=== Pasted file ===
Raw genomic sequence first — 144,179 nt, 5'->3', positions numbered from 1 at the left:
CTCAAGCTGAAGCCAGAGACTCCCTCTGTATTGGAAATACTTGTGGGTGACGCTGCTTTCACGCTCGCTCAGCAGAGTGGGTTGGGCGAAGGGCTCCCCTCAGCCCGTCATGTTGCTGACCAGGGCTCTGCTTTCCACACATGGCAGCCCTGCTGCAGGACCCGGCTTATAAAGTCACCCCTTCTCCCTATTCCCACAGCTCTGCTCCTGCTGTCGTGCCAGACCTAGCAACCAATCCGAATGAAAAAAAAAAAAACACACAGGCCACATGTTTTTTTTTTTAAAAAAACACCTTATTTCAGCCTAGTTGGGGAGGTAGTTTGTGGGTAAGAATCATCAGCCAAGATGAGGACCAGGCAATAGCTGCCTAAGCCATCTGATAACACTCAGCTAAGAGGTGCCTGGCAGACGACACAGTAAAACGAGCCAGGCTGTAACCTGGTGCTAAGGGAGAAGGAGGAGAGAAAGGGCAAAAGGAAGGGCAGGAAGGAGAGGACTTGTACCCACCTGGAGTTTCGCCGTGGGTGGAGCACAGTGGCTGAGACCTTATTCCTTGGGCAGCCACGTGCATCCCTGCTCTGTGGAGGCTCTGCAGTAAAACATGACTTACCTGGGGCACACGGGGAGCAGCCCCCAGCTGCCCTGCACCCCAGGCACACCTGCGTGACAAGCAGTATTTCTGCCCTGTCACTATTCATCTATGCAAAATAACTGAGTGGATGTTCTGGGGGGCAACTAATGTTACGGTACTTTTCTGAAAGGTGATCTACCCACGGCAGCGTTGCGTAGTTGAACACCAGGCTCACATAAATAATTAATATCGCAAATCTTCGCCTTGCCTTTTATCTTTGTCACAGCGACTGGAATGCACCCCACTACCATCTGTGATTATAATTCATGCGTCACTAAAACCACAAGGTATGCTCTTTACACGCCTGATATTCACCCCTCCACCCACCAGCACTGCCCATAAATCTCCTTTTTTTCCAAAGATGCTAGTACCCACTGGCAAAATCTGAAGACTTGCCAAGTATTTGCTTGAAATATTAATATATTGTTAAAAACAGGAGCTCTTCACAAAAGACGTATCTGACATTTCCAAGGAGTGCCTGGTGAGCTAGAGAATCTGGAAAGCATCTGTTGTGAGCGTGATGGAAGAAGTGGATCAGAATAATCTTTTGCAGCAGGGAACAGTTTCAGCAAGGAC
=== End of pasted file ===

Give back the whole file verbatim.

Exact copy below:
Raw genomic sequence first — 144,179 nt, 5'->3', positions numbered from 1 at the left:
CTCAAGCTGAAGCCAGAGACTCCCTCTGTATTGGAAATACTTGTGGGTGACGCTGCTTTCACGCTCGCTCAGCAGAGTGGGTTGGGCGAAGGGCTCCCCTCAGCCCGTCATGTTGCTGACCAGGGCTCTGCTTTCCACACATGGCAGCCCTGCTGCAGGACCCGGCTTATAAAGTCACCCCTTCTCCCTATTCCCACAGCTCTGCTCCTGCTGTCGTGCCAGACCTAGCAACCAATCCGAATGAAAAAAAAAAAAACACACAGGCCACATGTTTTTTTTTTTAAAAAAACACCTTATTTCAGCCTAGTTGGGGAGGTAGTTTGTGGGTAAGAATCATCAGCCAAGATGAGGACCAGGCAATAGCTGCCTAAGCCATCTGATAACACTCAGCTAAGAGGTGCCTGGCAGACGACACAGTAAAACGAGCCAGGCTGTAACCTGGTGCTAAGGGAGAAGGAGGAGAGAAAGGGCAAAAGGAAGGGCAGGAAGGAGAGGACTTGTACCCACCTGGAGTTTCGCCGTGGGTGGAGCACAGTGGCTGAGACCTTATTCCTTGGGCAGCCACGTGCATCCCTGCTCTGTGGAGGCTCTGCAGTAAAACATGACTTACCTGGGGCACACGGGGAGCAGCCCCCAGCTGCCCTGCACCCCAGGCACACCTGCGTGACAAGCAGTATTTCTGCCCTGTCACTATTCATCTATGCAAAATAACTGAGTGGATGTTCTGGGGGGCAACTAATGTTACGGTACTTTTCTGAAAGGTGATCTACCCACGGCAGCGTTGCGTAGTTGAACACCAGGCTCACATAAATAATTAATATCGCAAATCTTCGCCTTGCCTTTTATCTTTGTCACAGCGACTGGAATGCACCCCACTACCATCTGTGATTATAATTCATGCGTCACTAAAACCACAAGGTATGCTCTTTACACGCCTGATATTCACCCCTCCACCCACCAGCACTGCCCATAAATCTCCTTTTTTTCCAAAGATGCTAGTACCCACTGGCAAAATCTGAAGACTTGCCAAGTATTTGCTTGAAATATTAATATATTGTTAAAAACAGGAGCTCTTCACAAAAGACGTATCTGACATTTCCAAGGAGTGCCTGGTGAGCTAGAGAATCTGGAAAGCATCTGTTGTGAGCGTGATGGAAGAAGTGGATCAGAATAATCTTTTGCAGCAGGGAACAGTTTCAGCAAGGAC